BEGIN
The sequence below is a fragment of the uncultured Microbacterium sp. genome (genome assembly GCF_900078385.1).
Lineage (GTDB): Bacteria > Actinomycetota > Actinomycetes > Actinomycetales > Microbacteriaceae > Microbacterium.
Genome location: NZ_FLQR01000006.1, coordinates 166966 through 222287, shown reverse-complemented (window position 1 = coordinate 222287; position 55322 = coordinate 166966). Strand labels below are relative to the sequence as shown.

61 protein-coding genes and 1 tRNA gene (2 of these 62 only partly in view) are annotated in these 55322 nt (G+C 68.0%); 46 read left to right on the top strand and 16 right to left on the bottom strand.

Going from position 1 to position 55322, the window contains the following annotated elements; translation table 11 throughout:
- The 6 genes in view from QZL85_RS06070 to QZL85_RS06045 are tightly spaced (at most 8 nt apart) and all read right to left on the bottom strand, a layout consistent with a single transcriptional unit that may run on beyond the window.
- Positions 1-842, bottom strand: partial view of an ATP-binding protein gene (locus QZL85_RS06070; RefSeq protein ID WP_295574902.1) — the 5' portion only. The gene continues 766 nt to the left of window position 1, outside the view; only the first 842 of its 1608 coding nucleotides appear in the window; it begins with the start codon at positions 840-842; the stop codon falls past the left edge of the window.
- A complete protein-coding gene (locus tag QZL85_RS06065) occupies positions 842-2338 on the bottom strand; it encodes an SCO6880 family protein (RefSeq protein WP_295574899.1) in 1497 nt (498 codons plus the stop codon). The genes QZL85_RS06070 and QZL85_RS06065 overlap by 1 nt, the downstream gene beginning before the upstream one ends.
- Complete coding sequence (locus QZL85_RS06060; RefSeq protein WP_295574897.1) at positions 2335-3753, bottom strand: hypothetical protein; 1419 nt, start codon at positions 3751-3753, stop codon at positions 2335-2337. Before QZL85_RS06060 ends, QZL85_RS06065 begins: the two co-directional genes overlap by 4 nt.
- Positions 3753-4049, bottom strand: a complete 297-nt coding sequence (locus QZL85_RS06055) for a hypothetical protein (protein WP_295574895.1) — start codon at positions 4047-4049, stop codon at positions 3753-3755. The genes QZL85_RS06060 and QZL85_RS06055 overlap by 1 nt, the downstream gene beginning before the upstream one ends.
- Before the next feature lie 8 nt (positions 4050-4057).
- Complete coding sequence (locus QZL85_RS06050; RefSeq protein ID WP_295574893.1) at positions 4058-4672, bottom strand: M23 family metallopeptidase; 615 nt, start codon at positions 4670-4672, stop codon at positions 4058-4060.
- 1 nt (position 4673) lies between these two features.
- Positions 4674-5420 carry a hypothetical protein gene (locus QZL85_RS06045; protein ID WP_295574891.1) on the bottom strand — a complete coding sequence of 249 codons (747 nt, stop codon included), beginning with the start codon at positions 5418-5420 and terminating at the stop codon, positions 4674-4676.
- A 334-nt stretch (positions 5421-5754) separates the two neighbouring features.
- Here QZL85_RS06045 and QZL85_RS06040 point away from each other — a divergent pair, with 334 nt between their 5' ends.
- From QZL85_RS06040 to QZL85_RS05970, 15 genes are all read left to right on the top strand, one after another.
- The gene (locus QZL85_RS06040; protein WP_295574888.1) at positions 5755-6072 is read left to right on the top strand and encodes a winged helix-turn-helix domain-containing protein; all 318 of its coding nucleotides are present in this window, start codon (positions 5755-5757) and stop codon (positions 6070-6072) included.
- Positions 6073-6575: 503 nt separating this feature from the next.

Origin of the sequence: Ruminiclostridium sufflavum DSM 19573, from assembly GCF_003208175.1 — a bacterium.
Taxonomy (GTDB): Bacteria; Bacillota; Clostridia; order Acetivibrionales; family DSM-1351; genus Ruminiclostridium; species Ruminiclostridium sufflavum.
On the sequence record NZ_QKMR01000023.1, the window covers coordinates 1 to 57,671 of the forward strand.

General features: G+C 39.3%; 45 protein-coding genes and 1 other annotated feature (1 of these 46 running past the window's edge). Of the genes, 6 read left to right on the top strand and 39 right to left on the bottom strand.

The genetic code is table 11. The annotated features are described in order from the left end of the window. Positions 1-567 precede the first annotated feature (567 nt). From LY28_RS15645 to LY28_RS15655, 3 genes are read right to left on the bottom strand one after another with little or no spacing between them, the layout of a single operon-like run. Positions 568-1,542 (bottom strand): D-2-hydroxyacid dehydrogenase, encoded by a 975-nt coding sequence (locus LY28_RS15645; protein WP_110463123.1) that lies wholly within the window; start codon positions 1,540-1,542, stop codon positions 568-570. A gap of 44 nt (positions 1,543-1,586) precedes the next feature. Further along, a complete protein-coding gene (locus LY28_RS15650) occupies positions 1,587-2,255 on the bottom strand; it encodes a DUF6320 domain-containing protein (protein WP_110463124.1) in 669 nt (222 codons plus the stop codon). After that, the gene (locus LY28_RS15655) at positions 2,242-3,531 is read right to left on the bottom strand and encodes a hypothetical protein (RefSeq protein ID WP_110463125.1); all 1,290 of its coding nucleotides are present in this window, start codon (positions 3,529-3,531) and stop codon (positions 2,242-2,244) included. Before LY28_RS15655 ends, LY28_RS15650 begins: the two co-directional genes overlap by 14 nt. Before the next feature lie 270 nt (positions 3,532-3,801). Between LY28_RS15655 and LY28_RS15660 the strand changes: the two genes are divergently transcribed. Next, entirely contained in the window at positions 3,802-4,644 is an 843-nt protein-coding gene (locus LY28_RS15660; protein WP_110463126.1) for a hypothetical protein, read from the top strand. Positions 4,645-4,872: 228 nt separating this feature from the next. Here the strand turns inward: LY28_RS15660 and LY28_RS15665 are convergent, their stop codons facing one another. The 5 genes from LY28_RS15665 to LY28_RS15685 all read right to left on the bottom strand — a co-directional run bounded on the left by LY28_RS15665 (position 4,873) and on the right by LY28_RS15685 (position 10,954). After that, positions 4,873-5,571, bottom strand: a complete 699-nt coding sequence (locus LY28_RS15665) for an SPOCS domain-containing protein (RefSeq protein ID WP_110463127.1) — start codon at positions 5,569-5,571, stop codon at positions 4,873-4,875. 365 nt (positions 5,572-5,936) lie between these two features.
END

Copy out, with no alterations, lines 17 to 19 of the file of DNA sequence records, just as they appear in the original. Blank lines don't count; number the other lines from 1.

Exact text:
- From QZL85_RS06040 to QZL85_RS05970, 15 genes are all read left to right on the top strand, one after another.
- The gene (locus QZL85_RS06040; protein WP_295574888.1) at positions 5755-6072 is read left to right on the top strand and encodes a winged helix-turn-helix domain-containing protein; all 318 of its coding nucleotides are present in this window, start codon (positions 5755-5757) and stop codon (positions 6070-6072) included.
- Positions 6073-6575: 503 nt separating this feature from the next.